Concert review: Alice Cooper at Ruth Eckerd Hall, still scaring and shocking in his 60's (with pics + setlist)

Sure, the perception of Alice Cooper (born Vincent Damon Furnier) has changed quite a bit in the last forty years ... he's now known as an avid golfer, a restauranteur, an occasional actor and, most shocking of all, a born-again Christian?! But when he's on stage and he's doing what he does best, he's Alice. And the fans love every evil and eerie minute of his theatrical extravaganza.

Cooper's current tour, "Alice Cooper's Theatre Of Death," has all the props [image-1]and gimmicks anyone could hope for. Yes, the guillotine, the gallows, the swords, the giant hypodermic needle are all still part of the vaudevillian horror show. As visually stunning and entertaining as the show is to look at, the real attraction is the music. And Alice did little to disappoint his adoring followers who sang loudly and fist-pumped fervently to the string of Cooper classics he and his young, tight backing band belted out.

Opening with what's probably his most recognizable anthem, "School's Out," was a smart move. The crowd instantly rose to their feet and really had no other opportunity to return to their seats for the next 100 minutes. Obviously, the set list on this particular type of show has to be regimented in order to coincide with scenery, props and visual aids that accompany each segment; regardless, the  pacing and the sequencing of the songs performed was extremely well thought-out. You'd be hard pressed to find a performer who can follow up what's arguably the greatest teenage anthem with two other solid contenders for that title. But sure enough, "Department Of Youth" and "I'm Eighteen" immediately followed the opening number in equally ferocious and LOUD mode.

There weren't many of Cooper's well-known songs that were left out of the show -- there would be little to complain about regarding what you'd expect Alice to perform live. And in true Cooper form, there were some not-so-obvious nuggets thrown in for the diehards ("From The Inside," "Devil's Food").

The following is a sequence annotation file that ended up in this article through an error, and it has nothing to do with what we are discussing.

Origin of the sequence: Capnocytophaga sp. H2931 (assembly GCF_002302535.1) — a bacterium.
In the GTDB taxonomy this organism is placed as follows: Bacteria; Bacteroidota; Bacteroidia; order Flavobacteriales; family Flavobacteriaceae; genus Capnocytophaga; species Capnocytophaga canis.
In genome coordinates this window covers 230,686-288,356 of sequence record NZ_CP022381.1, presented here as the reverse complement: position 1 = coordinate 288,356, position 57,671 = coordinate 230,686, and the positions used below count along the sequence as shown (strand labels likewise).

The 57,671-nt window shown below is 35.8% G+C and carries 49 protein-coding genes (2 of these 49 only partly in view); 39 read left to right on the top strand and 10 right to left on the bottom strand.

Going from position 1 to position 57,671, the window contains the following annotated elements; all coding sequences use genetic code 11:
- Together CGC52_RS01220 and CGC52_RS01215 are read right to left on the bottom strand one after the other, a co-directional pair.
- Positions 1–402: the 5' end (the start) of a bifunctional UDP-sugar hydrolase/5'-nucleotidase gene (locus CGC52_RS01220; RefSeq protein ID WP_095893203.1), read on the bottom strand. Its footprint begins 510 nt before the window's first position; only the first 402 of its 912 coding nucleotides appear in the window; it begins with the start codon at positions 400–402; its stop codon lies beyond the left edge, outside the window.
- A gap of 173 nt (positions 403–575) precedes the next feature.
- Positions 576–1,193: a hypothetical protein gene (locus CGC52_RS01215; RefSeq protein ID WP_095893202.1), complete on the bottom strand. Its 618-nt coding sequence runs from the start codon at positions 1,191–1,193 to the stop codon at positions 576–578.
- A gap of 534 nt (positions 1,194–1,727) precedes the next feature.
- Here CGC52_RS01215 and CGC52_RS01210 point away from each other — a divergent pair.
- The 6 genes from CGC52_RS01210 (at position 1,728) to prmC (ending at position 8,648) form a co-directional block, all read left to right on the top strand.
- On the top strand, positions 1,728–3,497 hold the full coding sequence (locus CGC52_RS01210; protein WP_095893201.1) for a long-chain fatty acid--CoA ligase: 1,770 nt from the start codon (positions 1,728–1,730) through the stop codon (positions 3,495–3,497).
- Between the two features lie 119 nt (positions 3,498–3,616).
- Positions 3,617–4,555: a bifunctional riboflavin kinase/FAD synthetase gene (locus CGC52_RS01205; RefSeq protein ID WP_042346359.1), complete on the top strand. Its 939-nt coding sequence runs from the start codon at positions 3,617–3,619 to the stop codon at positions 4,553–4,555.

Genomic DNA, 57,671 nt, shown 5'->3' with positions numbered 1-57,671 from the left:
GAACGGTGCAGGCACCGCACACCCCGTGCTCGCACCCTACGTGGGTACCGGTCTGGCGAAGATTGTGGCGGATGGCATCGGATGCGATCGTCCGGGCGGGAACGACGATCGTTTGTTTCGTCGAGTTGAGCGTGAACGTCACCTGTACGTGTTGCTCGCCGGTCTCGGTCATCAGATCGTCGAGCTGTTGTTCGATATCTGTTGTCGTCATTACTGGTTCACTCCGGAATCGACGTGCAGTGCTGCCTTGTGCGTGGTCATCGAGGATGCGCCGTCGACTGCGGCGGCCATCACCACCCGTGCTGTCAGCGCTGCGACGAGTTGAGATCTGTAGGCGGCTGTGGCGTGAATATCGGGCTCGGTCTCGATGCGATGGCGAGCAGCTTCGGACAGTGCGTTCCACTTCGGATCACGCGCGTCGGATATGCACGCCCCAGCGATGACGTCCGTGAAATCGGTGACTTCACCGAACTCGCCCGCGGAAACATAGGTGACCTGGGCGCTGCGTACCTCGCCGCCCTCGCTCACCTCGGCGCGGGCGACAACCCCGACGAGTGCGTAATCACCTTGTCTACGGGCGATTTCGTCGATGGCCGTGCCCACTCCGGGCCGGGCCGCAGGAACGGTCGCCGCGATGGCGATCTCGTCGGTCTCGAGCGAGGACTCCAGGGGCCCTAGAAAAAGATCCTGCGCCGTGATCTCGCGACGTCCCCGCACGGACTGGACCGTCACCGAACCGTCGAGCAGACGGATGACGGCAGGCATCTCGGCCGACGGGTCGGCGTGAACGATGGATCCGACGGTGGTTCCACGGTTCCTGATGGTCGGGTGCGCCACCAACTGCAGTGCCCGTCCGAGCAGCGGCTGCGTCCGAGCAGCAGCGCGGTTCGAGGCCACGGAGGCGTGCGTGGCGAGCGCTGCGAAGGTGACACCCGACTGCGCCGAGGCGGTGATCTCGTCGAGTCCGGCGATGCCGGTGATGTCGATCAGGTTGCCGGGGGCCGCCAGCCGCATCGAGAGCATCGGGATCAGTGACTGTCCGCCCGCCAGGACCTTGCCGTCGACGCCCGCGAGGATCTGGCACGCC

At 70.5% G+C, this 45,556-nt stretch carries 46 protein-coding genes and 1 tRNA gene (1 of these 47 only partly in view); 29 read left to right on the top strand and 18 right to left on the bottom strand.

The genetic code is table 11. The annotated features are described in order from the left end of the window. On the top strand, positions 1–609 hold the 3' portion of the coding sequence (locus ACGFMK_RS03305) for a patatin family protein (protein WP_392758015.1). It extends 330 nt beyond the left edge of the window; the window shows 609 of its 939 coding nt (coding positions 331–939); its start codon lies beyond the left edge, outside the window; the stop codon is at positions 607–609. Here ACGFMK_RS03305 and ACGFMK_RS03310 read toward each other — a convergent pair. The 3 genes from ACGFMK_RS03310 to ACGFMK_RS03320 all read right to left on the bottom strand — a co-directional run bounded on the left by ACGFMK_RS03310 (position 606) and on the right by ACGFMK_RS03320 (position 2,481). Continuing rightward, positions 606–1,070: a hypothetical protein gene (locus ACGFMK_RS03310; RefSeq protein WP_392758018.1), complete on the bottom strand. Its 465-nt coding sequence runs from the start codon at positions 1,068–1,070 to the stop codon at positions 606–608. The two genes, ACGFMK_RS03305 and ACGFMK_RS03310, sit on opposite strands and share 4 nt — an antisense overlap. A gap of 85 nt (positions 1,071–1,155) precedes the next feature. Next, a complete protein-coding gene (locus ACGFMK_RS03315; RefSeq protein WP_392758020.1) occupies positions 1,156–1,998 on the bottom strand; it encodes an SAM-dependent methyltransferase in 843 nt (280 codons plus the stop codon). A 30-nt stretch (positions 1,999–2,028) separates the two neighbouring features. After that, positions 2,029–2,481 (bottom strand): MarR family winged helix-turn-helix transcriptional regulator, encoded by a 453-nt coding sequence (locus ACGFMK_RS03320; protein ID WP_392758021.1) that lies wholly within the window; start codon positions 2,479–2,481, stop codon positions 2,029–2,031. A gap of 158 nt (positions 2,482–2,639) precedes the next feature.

Yes, time can be cruel. But it's worked to Alice Cooper's advantage -- now that he's past his 60th birthday, the true degenerate that is his onstage persona has gained a creepy dimension with age. In closest comparison is the level of eeriness that screen actors (and Cooper's personal mentors) Vincent Price and Peter Cushing gained as they aged. Their level of spookiness rose by leaps and bounds as they matured and the same can be said about Alice Cooper. Seeing a gaunt, wrinkled man clad in black leather spearing baby dolls and  attacking life-sized rag dolls onstage is a pretty frightening sight. Shock value takes on a whole new meaning when observing a sick, twisted senior citizen partaking in such heinous acts. Alice has had years to perfect his act and judging from Friday nights onstage fright fest, the Alice Cooper show has benefited from age and experience.[image-2]

Set List:

School's Out

Department Of Youth

I'm Eighteen

Wicked Young Man

Ballad of Dwight Fry

Go To Hell


Welcome To My Nightmare

Cold Ethyl


The Awakening

From The Inside

Nurse Rosetta


Is It My Body

Be My Lover

Only Women Bleed

I Never Cry

Black Widow (instrumental)

Vengeance Is Mine

Devil's Food

Dirty Diamonds

Billion Dollar Babies


I Love The Dead

No More Mr. Nice Guy

Under My Wheels

School's Out (reprise)

Time can be cruel. For an outlandish, shock-rocker whose heyday of gimmicks and gore dates back over three decades ago, trying to maintain the level of shock and disgust that propelled him to notoriety can be quite a difficult task. [All photos by Phil Bardi.]

Then there's Alice Cooper. A man whose name and persona have been shrouded in mystery and mysticism since his wretched attack on all things safe and sane began. Before the term "urban legend" became a regular part of the vernacular, Alice Cooper had more fabled stories and tales circulating about his life, off-stage antics, fetishes and the true origin of his chosen stage name than any other rock star out there. And he did very little to put those myths to bed. Truth is, he reveled in those preposterous rumors as they helped bolster his image and sell records. Lots and lots of records. It might be difficult for many to remember the level of fear and contempt Alice Cooper instilled in parents and adults back in the early to mid-1970's. Before Rob Zombie or Marilyn Manson, or hell, even the late G.G. Allin graced us with their very own brand of horror and disgust, Alice Cooper was the figurehead of all things immoral and unspeakable. The near sell-out crowd at Ruth Eckerd Hall in Clearwater on Friday night sure remember those days. And for one  night, they got to relive the glory of their youthful rebellion spent rallying around the man who helped put the danger and darkness back into a rock 'n' roll climate that had been saturated with the peace, love and harmony.

About The Author

Gabe Echazabal

I was born on a Sunday Morning.I soon received The Gift of loving music.Through music, I Found A Reason for living.It was when I discovered rock and roll that I Was Beginning To See The Light.Because through music, I'm Set Free.It's always helped me keep my Head Held High.When I started dancing to that fine, fine...
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